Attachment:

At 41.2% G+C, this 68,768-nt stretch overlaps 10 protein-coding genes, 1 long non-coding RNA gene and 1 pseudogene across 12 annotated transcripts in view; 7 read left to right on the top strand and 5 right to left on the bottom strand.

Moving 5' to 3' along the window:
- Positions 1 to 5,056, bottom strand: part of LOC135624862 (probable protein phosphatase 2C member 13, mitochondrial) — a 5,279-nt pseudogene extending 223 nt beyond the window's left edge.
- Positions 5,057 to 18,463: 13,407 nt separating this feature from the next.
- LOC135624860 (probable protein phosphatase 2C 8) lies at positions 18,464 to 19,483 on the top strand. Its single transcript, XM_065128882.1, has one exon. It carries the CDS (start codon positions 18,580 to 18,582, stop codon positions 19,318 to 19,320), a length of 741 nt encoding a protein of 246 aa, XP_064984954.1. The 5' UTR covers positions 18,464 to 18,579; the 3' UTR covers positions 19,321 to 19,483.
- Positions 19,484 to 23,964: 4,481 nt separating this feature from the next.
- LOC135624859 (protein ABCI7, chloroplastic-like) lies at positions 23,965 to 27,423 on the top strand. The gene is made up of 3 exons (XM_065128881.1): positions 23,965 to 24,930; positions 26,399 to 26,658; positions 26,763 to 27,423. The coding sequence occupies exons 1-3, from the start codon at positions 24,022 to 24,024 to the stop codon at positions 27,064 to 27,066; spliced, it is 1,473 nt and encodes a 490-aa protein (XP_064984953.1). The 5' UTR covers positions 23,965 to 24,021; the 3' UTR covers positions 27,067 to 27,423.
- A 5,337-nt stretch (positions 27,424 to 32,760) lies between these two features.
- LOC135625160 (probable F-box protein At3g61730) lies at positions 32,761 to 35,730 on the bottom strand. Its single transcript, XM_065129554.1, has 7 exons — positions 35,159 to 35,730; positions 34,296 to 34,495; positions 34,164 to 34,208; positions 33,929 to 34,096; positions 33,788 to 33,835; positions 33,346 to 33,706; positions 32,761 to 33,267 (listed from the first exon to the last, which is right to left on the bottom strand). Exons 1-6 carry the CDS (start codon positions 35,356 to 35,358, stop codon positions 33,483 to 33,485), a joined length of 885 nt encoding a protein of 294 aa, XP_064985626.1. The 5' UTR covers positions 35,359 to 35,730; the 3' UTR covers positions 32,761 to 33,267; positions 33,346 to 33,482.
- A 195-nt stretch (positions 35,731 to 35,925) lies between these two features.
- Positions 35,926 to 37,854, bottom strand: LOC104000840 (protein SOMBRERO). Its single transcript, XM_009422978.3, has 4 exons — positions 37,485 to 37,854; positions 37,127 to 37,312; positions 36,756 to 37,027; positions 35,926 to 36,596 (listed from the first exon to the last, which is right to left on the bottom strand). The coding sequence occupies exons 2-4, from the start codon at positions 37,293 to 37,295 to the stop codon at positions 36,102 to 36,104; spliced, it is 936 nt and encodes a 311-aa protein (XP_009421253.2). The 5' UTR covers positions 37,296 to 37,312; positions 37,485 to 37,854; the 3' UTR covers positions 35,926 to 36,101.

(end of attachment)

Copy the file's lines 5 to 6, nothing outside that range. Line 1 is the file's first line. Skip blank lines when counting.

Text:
- LOC135624860 (probable protein phosphatase 2C 8) lies at positions 18,464 to 19,483 on the top strand. Its single transcript, XM_065128882.1, has one exon. It carries the CDS (start codon positions 18,580 to 18,582, stop codon positions 19,318 to 19,320), a length of 741 nt encoding a protein of 246 aa, XP_064984954.1. The 5' UTR covers positions 18,464 to 18,579; the 3' UTR covers positions 19,321 to 19,483.
- Positions 19,484 to 23,964: 4,481 nt separating this feature from the next.